What Kind of Organizational Culture Supports Innovation?

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Written by Janice Francisco, CEO, Principal Consultant, BridgePoint Effect

If you're wondering what kind of organizational culture supports innovation this blog outlines the defining features of a culture of innovation.

An organizational culture that supports innovation is the product of two things: the people in the organization—their leadership style, shared values, behaviours, attitudes, communication styles and working practices—and the infrastructure (e.g. policies, processes and systems).

In short, organizational culture is simply “the way we do things around here.”

At BridgePoint Effect we define a culture of innovation as:

An environment that has the agility to respond to change and provides the psychological safety, process and tools to leverage the creative thinking needed to innovate and gain economic and social value through new or improved products, services or processes.

Innovation is a leading indicator of an organization’s ability to sustain success. And in today’s uncertain and complex global business environment, being able to sustain success through a culture of innovation takes on increasing importance. A “culture of innovation” gives you a competitive advantage.

An organization’s culture is visible to employees and to customers. The stories  employees and customers tell about your organization will give you a hint about its culture.

How to Create an Organizational Culture that Supports Innovation

It’s important to understand that an organization is a system. At its core are individuals, who comprise teams, who then comprise the organization.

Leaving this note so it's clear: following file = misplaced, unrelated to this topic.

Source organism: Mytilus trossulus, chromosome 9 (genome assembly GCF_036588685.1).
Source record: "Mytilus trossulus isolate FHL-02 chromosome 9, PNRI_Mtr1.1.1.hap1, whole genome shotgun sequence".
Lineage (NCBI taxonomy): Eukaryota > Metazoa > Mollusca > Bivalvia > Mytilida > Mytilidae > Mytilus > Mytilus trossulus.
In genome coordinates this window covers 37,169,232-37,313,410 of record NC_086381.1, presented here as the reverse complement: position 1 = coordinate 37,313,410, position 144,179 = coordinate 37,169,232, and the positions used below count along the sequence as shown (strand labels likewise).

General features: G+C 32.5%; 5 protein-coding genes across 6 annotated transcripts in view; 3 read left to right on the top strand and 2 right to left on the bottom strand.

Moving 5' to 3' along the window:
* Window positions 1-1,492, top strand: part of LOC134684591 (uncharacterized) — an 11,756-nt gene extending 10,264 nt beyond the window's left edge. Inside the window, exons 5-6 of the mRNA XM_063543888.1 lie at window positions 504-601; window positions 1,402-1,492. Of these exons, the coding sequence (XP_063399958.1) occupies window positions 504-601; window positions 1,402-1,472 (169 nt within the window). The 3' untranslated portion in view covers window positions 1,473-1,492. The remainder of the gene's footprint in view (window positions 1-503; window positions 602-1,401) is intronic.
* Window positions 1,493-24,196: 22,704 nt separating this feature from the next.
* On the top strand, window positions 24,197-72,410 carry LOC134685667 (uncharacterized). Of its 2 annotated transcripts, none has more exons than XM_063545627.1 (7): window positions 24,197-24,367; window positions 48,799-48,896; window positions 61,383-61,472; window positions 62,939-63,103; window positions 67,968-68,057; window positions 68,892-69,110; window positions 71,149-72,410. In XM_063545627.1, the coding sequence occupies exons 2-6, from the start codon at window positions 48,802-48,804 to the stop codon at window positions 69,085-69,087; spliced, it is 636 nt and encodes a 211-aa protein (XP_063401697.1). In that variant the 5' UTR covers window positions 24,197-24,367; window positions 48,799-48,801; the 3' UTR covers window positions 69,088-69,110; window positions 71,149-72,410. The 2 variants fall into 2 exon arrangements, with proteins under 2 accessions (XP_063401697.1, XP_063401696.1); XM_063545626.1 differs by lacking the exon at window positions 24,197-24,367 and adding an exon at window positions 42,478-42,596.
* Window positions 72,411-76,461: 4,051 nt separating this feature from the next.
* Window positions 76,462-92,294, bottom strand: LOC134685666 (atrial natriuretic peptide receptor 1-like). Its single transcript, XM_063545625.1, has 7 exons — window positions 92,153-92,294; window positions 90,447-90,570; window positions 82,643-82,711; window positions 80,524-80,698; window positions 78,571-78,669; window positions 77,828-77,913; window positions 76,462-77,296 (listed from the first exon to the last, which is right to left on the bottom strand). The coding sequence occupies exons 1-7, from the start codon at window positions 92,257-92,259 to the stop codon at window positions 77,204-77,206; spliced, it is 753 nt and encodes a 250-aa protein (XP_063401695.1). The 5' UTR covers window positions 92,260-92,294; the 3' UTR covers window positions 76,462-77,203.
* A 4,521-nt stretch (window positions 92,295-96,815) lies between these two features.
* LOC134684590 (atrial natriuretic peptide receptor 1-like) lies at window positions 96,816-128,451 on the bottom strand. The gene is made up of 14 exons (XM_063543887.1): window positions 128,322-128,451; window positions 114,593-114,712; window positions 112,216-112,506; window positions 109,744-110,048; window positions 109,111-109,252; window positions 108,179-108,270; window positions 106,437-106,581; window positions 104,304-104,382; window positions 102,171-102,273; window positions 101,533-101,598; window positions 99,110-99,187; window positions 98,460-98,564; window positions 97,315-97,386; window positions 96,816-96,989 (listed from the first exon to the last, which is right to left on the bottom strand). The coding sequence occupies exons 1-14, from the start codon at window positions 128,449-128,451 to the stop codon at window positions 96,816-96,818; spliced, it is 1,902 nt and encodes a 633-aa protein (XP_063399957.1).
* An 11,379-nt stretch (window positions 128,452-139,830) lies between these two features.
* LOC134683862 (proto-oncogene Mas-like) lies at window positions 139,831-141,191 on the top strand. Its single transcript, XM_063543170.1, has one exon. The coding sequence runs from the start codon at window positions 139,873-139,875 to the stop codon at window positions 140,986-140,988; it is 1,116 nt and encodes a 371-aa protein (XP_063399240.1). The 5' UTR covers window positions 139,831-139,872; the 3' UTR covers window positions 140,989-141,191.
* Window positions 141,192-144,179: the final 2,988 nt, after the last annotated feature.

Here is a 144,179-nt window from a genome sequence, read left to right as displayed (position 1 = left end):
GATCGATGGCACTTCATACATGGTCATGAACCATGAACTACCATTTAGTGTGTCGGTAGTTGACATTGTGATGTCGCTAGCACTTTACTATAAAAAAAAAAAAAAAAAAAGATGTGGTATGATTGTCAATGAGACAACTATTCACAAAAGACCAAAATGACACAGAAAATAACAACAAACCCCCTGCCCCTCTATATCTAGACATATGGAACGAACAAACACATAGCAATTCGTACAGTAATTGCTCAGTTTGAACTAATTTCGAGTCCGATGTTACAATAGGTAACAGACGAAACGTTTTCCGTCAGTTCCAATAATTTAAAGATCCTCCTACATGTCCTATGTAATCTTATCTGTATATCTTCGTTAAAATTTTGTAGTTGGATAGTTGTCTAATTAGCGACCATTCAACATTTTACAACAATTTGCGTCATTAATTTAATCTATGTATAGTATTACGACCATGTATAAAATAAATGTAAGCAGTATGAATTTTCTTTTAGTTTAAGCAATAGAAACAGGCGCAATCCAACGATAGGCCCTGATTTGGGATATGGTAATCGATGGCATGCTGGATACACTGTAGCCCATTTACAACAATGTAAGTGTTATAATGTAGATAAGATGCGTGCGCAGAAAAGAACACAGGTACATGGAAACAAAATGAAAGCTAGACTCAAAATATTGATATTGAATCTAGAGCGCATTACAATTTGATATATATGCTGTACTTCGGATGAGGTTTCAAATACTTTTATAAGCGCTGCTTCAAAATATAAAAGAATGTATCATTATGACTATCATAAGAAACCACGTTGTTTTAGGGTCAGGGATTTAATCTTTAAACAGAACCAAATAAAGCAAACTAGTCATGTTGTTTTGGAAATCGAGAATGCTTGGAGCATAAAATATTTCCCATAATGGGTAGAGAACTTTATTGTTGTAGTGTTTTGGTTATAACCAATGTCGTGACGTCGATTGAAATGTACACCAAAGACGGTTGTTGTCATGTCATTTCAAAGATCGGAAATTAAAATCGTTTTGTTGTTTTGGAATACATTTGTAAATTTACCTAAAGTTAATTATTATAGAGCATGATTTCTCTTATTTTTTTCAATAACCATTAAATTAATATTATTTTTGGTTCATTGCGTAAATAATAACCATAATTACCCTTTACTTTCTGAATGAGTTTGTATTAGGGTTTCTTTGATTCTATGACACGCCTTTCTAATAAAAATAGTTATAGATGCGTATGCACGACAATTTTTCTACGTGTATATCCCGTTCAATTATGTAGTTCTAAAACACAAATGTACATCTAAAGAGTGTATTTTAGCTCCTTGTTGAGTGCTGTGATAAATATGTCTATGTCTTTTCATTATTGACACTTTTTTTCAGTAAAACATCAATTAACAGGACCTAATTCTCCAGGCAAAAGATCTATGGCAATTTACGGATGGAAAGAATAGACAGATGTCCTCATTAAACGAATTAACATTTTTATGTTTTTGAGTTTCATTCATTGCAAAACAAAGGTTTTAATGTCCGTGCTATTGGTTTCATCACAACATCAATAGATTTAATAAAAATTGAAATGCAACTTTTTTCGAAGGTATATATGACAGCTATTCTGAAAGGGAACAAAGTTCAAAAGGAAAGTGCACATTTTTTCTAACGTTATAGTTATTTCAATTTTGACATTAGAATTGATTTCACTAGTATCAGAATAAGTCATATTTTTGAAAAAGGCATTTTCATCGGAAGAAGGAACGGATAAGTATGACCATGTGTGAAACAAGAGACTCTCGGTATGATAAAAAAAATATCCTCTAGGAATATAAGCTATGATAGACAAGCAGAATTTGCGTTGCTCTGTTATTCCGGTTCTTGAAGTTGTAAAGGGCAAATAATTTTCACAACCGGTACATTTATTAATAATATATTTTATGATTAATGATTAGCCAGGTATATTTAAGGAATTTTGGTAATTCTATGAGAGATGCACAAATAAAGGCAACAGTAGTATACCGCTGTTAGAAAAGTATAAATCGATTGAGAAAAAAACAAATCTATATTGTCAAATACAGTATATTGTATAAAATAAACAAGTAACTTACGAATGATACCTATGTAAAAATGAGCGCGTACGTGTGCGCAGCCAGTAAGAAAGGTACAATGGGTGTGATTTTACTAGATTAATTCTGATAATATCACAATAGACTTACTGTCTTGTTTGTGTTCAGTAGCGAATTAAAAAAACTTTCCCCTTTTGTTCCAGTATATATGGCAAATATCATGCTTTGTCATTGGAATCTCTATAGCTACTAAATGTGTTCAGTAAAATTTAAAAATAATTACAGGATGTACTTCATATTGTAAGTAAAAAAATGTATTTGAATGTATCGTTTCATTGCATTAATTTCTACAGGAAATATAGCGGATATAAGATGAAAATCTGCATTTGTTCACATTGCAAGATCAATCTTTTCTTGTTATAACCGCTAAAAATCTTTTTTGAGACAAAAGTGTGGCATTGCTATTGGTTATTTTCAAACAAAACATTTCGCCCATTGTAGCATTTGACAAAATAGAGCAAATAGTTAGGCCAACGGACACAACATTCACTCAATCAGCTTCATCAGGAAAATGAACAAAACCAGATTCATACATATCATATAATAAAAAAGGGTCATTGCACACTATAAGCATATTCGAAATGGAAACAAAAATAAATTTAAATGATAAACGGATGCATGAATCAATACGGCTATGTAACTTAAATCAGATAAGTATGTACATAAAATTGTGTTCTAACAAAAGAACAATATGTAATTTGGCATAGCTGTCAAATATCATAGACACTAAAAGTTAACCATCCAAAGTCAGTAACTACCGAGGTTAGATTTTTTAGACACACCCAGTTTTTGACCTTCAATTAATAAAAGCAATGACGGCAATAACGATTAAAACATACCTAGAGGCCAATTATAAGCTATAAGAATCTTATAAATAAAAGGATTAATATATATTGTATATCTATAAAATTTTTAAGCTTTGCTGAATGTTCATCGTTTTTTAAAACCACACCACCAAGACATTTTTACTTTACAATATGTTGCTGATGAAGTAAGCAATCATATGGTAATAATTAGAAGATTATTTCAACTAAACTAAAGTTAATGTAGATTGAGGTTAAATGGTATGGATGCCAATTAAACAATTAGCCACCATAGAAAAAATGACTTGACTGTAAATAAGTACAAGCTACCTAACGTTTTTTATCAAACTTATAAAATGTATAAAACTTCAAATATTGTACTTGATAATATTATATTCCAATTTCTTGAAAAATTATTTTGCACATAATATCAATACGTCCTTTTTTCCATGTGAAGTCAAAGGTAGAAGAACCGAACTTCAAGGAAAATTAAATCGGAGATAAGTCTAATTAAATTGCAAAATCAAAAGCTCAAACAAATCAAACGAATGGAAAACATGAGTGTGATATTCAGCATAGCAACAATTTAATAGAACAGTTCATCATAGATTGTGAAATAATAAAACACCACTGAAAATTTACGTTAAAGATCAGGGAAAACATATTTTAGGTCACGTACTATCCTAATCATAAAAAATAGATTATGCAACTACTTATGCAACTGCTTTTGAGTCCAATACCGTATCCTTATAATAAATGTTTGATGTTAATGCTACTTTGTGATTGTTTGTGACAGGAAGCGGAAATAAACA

If you impact the individual, you’ll impact the teams, who will then impact the organization. You have to have an impact on the parts before you impact the whole.

The reverse is also true. Vision, strategy and direction set at the organizational level will impact teams and individuals. Culture comes from the top: the CEO and executive team are largely responsible for an organization’s culture. Their leadership style, values, behaviours and way of working set the tone for an organization’s culture.

Thus, if an organization wants a culture of innovation, the leadership team must take the lead by setting their intention, communicating it to the wider organization, and demonstrating their commitment to innovation through their own behaviours and involvement in the process of achieving innovation.

How do you set intention? By developing and implementing an innovation strategy to define innovation in your context and answer the questions about who, what, where, when, why, and how you will innovate.

For more on setting intention, read our blog on How to Develop an Innovation Strategy.

After setting the intention, the leadership team and employees can take the following four steps:

  1. Create a shared understanding of innovation
  2. Create a work environment that supports creativity and
  3. Build innovation skills and introduce a process for
  4. Measure the impact.

These steps are described in the following paragraphs.

4 Steps to a Culture of Innovation

1. Create a shared understanding of innovation

How and why to innovate will look different from one company to the next. Innovation is contextual, which means that while you may understand the importance of innovation, you need to create a shared understanding around what it is, what it looks like, and what it will do for your organization. 

Asking your teams “to be innovative” won’t get you there.

Forming a shared and specific vision of what innovation means as you go about your daily work will.

Innovation doesn’t have to be limited to revolutionary new technologies, products and services, like the computer, the cellphone or space travel. There is much to be gained from changes that provide value to your customers and employees. This is called incremental innovation.